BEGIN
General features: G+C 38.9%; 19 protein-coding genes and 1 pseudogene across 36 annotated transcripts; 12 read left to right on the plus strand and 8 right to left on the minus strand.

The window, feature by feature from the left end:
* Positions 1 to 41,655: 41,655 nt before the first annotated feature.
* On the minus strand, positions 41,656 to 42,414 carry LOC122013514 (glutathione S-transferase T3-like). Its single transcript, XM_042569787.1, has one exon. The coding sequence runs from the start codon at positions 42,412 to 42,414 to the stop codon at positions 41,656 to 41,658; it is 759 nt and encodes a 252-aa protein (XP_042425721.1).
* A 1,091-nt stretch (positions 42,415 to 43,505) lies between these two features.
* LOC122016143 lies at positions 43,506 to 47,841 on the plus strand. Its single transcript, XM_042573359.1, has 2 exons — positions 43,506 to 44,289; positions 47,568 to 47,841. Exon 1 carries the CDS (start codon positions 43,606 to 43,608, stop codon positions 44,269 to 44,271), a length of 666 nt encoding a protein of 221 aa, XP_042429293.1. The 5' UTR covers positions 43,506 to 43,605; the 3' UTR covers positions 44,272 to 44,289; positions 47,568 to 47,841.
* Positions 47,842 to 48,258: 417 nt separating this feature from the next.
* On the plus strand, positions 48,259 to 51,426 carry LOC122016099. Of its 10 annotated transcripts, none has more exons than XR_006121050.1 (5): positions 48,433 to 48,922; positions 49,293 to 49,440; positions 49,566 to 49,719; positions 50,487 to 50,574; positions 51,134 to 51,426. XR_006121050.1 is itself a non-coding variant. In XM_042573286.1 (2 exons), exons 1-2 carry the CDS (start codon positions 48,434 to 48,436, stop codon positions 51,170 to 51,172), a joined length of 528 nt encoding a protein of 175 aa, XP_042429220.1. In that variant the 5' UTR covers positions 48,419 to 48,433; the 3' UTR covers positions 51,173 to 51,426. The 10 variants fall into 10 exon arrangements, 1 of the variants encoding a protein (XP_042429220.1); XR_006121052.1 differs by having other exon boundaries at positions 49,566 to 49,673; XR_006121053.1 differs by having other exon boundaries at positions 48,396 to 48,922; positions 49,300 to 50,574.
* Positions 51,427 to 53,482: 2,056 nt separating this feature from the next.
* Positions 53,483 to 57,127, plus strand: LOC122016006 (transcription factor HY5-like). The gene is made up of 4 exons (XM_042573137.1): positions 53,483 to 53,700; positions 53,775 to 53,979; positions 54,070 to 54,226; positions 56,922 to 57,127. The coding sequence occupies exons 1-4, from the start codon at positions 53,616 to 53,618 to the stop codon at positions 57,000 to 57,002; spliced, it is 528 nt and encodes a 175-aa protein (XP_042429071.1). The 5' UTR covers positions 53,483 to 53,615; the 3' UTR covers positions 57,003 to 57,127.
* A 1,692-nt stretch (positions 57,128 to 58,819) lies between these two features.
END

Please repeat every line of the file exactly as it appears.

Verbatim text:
General features: G+C 38.9%; 19 protein-coding genes and 1 pseudogene across 36 annotated transcripts; 12 read left to right on the plus strand and 8 right to left on the minus strand.

The window, feature by feature from the left end:
* Positions 1 to 41,655: 41,655 nt before the first annotated feature.
* On the minus strand, positions 41,656 to 42,414 carry LOC122013514 (glutathione S-transferase T3-like). Its single transcript, XM_042569787.1, has one exon. The coding sequence runs from the start codon at positions 42,412 to 42,414 to the stop codon at positions 41,656 to 41,658; it is 759 nt and encodes a 252-aa protein (XP_042425721.1).
* A 1,091-nt stretch (positions 42,415 to 43,505) lies between these two features.
* LOC122016143 lies at positions 43,506 to 47,841 on the plus strand. Its single transcript, XM_042573359.1, has 2 exons — positions 43,506 to 44,289; positions 47,568 to 47,841. Exon 1 carries the CDS (start codon positions 43,606 to 43,608, stop codon positions 44,269 to 44,271), a length of 666 nt encoding a protein of 221 aa, XP_042429293.1. The 5' UTR covers positions 43,506 to 43,605; the 3' UTR covers positions 44,272 to 44,289; positions 47,568 to 47,841.
* Positions 47,842 to 48,258: 417 nt separating this feature from the next.
* On the plus strand, positions 48,259 to 51,426 carry LOC122016099. Of its 10 annotated transcripts, none has more exons than XR_006121050.1 (5): positions 48,433 to 48,922; positions 49,293 to 49,440; positions 49,566 to 49,719; positions 50,487 to 50,574; positions 51,134 to 51,426. XR_006121050.1 is itself a non-coding variant. In XM_042573286.1 (2 exons), exons 1-2 carry the CDS (start codon positions 48,434 to 48,436, stop codon positions 51,170 to 51,172), a joined length of 528 nt encoding a protein of 175 aa, XP_042429220.1. In that variant the 5' UTR covers positions 48,419 to 48,433; the 3' UTR covers positions 51,173 to 51,426. The 10 variants fall into 10 exon arrangements, 1 of the variants encoding a protein (XP_042429220.1); XR_006121052.1 differs by having other exon boundaries at positions 49,566 to 49,673; XR_006121053.1 differs by having other exon boundaries at positions 48,396 to 48,922; positions 49,300 to 50,574.
* Positions 51,427 to 53,482: 2,056 nt separating this feature from the next.
* Positions 53,483 to 57,127, plus strand: LOC122016006 (transcription factor HY5-like). The gene is made up of 4 exons (XM_042573137.1): positions 53,483 to 53,700; positions 53,775 to 53,979; positions 54,070 to 54,226; positions 56,922 to 57,127. The coding sequence occupies exons 1-4, from the start codon at positions 53,616 to 53,618 to the stop codon at positions 57,000 to 57,002; spliced, it is 528 nt and encodes a 175-aa protein (XP_042429071.1). The 5' UTR covers positions 53,483 to 53,615; the 3' UTR covers positions 57,003 to 57,127.
* A 1,692-nt stretch (positions 57,128 to 58,819) lies between these two features.